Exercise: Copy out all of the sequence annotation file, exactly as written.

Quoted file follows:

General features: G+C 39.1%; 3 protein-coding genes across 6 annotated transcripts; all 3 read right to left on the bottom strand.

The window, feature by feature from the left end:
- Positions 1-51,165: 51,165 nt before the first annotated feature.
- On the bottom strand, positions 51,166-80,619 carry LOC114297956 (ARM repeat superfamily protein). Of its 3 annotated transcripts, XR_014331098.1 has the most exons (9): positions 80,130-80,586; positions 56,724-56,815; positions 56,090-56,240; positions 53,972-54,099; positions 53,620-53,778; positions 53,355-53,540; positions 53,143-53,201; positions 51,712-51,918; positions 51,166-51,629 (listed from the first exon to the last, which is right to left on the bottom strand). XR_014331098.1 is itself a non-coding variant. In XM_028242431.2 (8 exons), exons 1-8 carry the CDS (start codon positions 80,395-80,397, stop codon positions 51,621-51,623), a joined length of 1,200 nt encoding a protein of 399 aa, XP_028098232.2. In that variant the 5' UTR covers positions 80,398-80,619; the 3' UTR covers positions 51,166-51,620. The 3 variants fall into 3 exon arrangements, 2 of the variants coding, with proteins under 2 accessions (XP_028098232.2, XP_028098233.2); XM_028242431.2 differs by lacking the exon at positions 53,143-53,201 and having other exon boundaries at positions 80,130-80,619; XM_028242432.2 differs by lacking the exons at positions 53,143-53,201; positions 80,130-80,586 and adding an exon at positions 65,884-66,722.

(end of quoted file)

General features: G+C 39.1%; 3 protein-coding genes across 6 annotated transcripts; all 3 read right to left on the bottom strand.

The window, feature by feature from the left end:
- Positions 1-51,165: 51,165 nt before the first annotated feature.
- On the bottom strand, positions 51,166-80,619 carry LOC114297956 (ARM repeat superfamily protein). Of its 3 annotated transcripts, XR_014331098.1 has the most exons (9): positions 80,130-80,586; positions 56,724-56,815; positions 56,090-56,240; positions 53,972-54,099; positions 53,620-53,778; positions 53,355-53,540; positions 53,143-53,201; positions 51,712-51,918; positions 51,166-51,629 (listed from the first exon to the last, which is right to left on the bottom strand). XR_014331098.1 is itself a non-coding variant. In XM_028242431.2 (8 exons), exons 1-8 carry the CDS (start codon positions 80,395-80,397, stop codon positions 51,621-51,623), a joined length of 1,200 nt encoding a protein of 399 aa, XP_028098232.2. In that variant the 5' UTR covers positions 80,398-80,619; the 3' UTR covers positions 51,166-51,620. The 3 variants fall into 3 exon arrangements, 2 of the variants coding, with proteins under 2 accessions (XP_028098232.2, XP_028098233.2); XM_028242431.2 differs by lacking the exon at positions 53,143-53,201 and having other exon boundaries at positions 80,130-80,619; XM_028242432.2 differs by lacking the exons at positions 53,143-53,201; positions 80,130-80,586 and adding an exon at positions 65,884-66,722.